While other federally backed “green technology” companies like Waltham’s A123 Systems have flopped, electric car maker Tesla Motors Inc. posted a profit in the first quarter of 2013. The California company has repaid its federal loans and earned rave reviews for its latest car. But Tesla is fighting for the right to sell its cars directly to consumers, instead of through dealers. Globe reporter Hiawatha Bray recently chatted with Diarmuid O’Connell, Tesla’s vice president of business development.
Other electric cars are rather plain. Your Model S is dazzling.
It competes in the category of Mercedes, BMW-class vehicles, has performance, acceleration that is as good or better than all those models. But most important for an electric vehicle, it achieves 265 miles of range on a single charge.
How long does it take to charge?
It really depends. If you’re using your household circuit it takes several hours. If you use one of our superchargers, which we’re installing on major interstates and arteries — we’ll be doing one here on I-90 in Sturbridge — you can recover 150 miles in 30 minutes or less.
Other than being electric, what’s so great about this car?
This car was not to be a great electric car. It was designed to be a great car. The car won the Motor Trend Car of the Year award late last year. It was just rated by Consumer Reports as the best vehicle they’ve ever tested.
But this Model S with all the options costs about $100,000. Few people could afford it.
The base price of our first car was $109,000. The base price of this car, $64,000. The whole purpose is to get to a mass-market $30,000 EV [electric vehicle], and we think we can get there within three or four years. Like so many technology companies, you start with a high-price, low-volume offering. Think about the $3,000 cellphone of 1984.
So, you someday want to make the Ford Model T of electric cars —
Actually, the mission of this company is to catalyze a mass market for electric vehicles, either with our own cars or by inspiring competition by other manufacturers. We believe that this is the technology of the future and we need to bring it forward now, for reasons having to do with reduction of oil dependency, climate issues, and simple balance-of-trade issues.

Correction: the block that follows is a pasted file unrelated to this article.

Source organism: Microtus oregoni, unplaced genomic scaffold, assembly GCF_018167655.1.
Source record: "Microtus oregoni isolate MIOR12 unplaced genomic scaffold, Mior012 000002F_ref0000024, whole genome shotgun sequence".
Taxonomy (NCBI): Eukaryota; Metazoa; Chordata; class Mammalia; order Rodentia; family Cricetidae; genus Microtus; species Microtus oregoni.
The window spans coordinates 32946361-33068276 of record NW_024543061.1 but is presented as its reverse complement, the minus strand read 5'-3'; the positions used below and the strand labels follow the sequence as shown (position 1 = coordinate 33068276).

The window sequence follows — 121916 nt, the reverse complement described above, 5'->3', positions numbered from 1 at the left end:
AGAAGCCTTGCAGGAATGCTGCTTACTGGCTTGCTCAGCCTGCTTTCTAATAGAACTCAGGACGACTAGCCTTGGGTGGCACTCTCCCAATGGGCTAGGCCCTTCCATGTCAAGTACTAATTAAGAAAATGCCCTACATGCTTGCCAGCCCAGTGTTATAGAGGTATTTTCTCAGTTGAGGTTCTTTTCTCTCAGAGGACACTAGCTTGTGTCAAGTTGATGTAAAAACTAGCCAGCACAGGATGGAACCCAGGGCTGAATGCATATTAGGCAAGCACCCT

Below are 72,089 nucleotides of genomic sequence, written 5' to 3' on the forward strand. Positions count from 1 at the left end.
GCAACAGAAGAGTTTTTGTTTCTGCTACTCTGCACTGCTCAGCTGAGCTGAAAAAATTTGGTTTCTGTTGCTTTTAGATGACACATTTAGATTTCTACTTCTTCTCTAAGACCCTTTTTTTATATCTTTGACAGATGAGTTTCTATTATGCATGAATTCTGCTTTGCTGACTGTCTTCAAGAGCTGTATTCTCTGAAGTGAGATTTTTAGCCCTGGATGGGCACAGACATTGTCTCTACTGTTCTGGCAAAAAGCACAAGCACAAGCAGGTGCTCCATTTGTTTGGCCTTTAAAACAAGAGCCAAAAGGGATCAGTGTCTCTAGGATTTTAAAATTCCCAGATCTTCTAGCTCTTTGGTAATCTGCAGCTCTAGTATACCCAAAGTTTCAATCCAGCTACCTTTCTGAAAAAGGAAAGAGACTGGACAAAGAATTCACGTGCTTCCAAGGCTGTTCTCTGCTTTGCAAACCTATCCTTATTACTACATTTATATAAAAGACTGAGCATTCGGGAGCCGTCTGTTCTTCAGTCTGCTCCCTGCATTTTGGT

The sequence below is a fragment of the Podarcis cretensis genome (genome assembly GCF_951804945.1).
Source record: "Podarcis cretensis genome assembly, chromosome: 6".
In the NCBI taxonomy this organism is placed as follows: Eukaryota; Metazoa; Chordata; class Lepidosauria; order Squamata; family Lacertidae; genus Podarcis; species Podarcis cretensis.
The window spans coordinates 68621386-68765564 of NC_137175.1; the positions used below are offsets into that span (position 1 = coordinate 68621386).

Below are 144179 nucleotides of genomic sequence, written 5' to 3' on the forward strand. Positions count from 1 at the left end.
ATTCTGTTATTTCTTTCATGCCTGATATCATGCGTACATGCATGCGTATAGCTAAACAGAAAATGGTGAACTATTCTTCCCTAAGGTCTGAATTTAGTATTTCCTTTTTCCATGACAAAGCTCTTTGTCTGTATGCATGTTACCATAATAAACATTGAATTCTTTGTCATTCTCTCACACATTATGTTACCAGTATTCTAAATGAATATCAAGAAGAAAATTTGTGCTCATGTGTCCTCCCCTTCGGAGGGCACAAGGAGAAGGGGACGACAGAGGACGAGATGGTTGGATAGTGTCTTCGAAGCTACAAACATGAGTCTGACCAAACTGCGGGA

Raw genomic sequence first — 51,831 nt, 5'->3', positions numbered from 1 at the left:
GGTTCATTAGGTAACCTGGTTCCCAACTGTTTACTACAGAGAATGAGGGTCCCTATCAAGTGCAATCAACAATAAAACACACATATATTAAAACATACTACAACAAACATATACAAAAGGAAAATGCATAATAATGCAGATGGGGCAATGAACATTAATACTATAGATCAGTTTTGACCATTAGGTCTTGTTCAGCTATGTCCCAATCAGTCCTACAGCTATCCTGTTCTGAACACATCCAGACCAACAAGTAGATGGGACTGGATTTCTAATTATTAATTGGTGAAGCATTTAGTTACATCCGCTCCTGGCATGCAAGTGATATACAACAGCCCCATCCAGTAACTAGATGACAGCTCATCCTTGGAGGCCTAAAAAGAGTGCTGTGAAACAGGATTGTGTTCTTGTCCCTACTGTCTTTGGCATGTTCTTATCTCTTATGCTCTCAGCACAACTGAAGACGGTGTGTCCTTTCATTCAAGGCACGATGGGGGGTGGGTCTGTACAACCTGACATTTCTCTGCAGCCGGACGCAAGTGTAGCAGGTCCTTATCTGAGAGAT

But how “green” can a vehicle be? You still have to burn fuel for the electrical grid, to recharge the car.
The grid is getting cleaner every day. In California, where we operate, there’s very little coal on the grid. The emissions profile of this vehicle is vastly better than an internal combustion vehicle.
Tesla borrowed nearly half a billion dollars from the US government. You paid it back nine years ahead of schedule. How’d you manage that?
People are flocking to the technology. That allows us to attract capital, to raise funds, and to earn money off the sales of the vehicles.
Why does Tesla sell its cars directly to the public, instead of going through traditional dealers?
It doesn’t lend itself well to the traditional dealer model. A dealer who’s trying to sell this technology next to gasoline technology [is] essentially undermining his own core business. So, it’s very important for us to sell this car ourselves. We have a store at the Natick Mall, we have a service center in Watertown, and we plan to open more stores here.
But dealers in Massachusetts aren’t happy about this.
We’ve been challenged by the Massachusetts [State Automobile] Dealers Association. We’ve sought a license to operate as a dealer in this state, we’ve been granted that license, but the dealer association is challenging that license. They would like to force us to sell through their channel.
But there’s pending legislation to back your right to sell cars, right?
There is a bill moving under the sponsorship of [State Representative David] Linsky, which is seeking to clarify our position so that we can continue to do business here and we can continue to grow our business here.